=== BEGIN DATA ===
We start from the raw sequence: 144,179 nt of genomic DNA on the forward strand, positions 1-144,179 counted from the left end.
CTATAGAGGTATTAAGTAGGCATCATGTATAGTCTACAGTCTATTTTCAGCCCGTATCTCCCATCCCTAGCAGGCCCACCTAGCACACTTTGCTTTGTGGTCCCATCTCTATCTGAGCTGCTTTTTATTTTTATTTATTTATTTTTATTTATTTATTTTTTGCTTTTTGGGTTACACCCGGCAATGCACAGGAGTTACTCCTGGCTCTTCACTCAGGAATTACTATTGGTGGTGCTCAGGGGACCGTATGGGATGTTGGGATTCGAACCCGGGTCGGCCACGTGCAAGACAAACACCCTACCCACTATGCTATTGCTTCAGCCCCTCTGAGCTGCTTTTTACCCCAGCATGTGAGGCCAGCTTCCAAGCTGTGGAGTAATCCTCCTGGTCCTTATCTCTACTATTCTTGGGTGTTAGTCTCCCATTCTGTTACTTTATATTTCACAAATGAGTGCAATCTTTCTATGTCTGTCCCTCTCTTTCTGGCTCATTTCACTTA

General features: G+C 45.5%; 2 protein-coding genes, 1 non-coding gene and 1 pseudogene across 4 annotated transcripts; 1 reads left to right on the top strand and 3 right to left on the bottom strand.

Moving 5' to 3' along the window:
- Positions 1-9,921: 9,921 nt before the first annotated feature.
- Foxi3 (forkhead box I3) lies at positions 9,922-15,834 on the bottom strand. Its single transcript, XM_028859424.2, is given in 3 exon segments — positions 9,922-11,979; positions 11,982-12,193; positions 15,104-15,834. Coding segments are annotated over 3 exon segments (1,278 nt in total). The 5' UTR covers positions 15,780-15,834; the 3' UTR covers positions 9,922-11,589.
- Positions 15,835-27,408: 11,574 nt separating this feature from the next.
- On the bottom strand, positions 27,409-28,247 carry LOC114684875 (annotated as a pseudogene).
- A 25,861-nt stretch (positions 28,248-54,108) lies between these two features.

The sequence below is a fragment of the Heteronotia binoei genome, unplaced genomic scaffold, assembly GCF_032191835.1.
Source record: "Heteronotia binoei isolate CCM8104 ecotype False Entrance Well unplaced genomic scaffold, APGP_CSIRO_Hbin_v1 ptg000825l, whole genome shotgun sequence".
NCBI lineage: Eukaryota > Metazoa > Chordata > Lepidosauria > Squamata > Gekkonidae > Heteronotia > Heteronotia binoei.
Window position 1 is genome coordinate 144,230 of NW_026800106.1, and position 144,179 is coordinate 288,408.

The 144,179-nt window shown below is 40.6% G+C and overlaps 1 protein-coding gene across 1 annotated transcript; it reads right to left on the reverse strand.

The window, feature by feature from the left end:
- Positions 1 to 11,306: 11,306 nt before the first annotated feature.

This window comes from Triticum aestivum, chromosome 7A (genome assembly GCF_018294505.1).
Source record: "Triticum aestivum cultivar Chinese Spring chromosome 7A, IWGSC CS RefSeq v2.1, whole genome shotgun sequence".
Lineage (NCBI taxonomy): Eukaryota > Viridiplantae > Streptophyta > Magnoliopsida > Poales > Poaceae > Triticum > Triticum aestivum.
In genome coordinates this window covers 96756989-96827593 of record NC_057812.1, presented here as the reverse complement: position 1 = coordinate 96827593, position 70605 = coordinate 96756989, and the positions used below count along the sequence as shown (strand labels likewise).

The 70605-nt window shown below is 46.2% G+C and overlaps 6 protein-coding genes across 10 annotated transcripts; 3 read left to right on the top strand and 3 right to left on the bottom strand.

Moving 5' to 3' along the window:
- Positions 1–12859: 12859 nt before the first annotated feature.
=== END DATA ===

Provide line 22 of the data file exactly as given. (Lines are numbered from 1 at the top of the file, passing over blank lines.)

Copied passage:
Moving 5' to 3' along the window: